The Democrats have a new nightmare: they're afraid they may become the first party in history to score a complete political "gridlock."

Their convention is too big and Madison Square Gradens is too small. There will be less than two square feet for each of the 5,600 persons accredited to be on the convention floor. And when they start milling around then what?

Here is a convention official talking to network television producers:

"If you're going to try to have your people roaming around in the convention hall you better do it like Peter Pan. This convention floor may gridlock. Once you get on, you may not be able to get off."

Political conventions are always crowded. It's part of the beast. But seasoned convention planners who are doing their best to deal with an impossible situation, say this one will be especially chaotic.

"This convention will simply never be in order," said one official. "There are too many people."

Acutually, the Democrats would rather be someplace else. Atlanta, New Orleans and Chicago all have bigger convention halls. But each is in a state that hasn't ratified the Equal Rights Amendment. So the Democrats returned to the site of their 1976 convention.

"I think you'll see the floor literally lock itself. It almost happened in 1976 and we've got more peole now," said Elaine Kamarck, executive director of the Democratic Platform Committee."There's so much business this year everyone is going to stay in the hall. They won't be slipping out to dinner or to go shopping like they normally would do."

This may look like bedlam to television viewers. But it will have to be the way business is done for Democrats.

The configuration of Madison Square Garden is the same as in 1976. Main aisles are 10 feet wide. Side aisles are four feet wide or less.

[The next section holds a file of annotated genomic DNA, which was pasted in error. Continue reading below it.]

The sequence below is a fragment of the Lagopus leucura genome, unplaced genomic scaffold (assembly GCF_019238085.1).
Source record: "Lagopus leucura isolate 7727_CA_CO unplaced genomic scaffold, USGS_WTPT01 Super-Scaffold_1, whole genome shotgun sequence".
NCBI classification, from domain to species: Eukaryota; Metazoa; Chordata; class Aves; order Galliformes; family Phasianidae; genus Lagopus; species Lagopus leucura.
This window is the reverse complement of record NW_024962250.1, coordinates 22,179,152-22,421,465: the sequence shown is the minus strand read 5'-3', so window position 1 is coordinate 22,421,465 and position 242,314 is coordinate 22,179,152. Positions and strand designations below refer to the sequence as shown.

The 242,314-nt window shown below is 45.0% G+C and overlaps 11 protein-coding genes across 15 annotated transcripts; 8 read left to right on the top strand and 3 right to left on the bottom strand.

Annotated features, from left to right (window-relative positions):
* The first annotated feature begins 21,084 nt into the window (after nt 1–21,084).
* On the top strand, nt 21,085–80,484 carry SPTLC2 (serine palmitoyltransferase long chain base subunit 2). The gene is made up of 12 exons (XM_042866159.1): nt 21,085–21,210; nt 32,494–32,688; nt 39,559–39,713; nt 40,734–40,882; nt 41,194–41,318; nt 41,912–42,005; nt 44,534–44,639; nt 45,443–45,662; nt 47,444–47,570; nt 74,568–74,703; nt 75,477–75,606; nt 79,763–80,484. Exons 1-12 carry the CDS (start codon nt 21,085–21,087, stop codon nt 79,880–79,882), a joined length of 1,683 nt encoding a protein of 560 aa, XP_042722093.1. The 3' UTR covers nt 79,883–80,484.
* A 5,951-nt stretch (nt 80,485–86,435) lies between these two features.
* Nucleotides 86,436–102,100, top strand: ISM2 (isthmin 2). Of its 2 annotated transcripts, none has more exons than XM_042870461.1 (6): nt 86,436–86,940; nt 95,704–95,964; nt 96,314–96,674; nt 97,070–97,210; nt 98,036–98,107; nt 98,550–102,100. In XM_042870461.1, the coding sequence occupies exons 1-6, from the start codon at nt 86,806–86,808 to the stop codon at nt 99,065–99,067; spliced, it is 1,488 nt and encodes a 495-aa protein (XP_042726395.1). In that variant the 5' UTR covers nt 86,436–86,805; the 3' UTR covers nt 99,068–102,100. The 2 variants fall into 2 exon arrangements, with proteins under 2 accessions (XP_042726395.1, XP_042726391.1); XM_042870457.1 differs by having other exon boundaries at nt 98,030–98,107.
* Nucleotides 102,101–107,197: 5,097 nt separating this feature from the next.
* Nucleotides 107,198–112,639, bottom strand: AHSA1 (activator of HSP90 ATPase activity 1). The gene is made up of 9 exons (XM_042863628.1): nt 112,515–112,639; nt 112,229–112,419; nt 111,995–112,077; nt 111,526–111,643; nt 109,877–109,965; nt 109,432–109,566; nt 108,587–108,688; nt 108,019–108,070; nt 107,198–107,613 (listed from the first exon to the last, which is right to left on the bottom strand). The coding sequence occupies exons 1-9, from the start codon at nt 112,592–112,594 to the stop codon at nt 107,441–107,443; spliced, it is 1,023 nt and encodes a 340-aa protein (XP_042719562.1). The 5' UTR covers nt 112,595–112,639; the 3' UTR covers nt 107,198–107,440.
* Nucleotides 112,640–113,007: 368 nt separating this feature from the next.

But floor privileges this year have been given to 335 more delegates, 25 more security guards, 49 more television reporters, 60 more newspaper reporters and dozens more people in various other categories.Just last week 100 more floor passes were issued to supporters of Sen. Edward M. Kennedy (D-Mass).

Only about 60 percent of the people on the convention floor will be delegates -- 3,331 of them. Of the reaminder, 471 are televison reporters, 252 newspaper and magazine reporters, 150 pages and 100 ushers and security guards. In addition, every Democrat in Congress is given a floor pass. So is every Democratic govenor, lietenant governor, party state chairman and member of the Democratic National Committee. Special-interest groups representing teachers, women and labor unions also have floor privileges.

Kennedy and Carter forces have laid elaborate plans on how to marshal their forces on the floor. Kennedy delegates are being sold blue-and-white baseball hats with the words "Kennedy 80" on them.

But they can't hope to match the Carter presence. The president has more than 1,200 volunteers manning posts around the city. About 160 top White House aides, Cabinet officers and other top administration officials have flown in from Washington, causing some to joke, "Who's running the government this week?"

Carter's floor operation includes 350 whips. They've been issued 40 walkie talkies and 326 electronic beepers. The operation is headquartered in six trailers just off the floor

Cater has a "boiler room," a "situation room," a scheduling trailer, a "VIP" trailer, where campaign chairman Robert Strauss will entertain dignitaries, a press trailer and an arrangements trailer.

The nerve center will be the adjoining "boiler room" and situation room -- where former White House chief of staff and campaign manager Hamilton Jordan will preside over 14 aides assigned to monitor state delegations. They will have green phones connecting them with 14 counterparts -- called "cluster whips" on the floor.

The "cluster whips" are assigned to monitor state delegations according to their location on the floor. Each state, in turn, has from one to four state whips depending on the size of its delegation. Under the state whips are the deputy whips.

The Kennedy operaton is similar, but less elaborate. Carter forces who control the convention arrangements assigned Kennedy a workspace that trailers couldn't fit into. So they built a triangular structure that will serve as the Kennedy command center.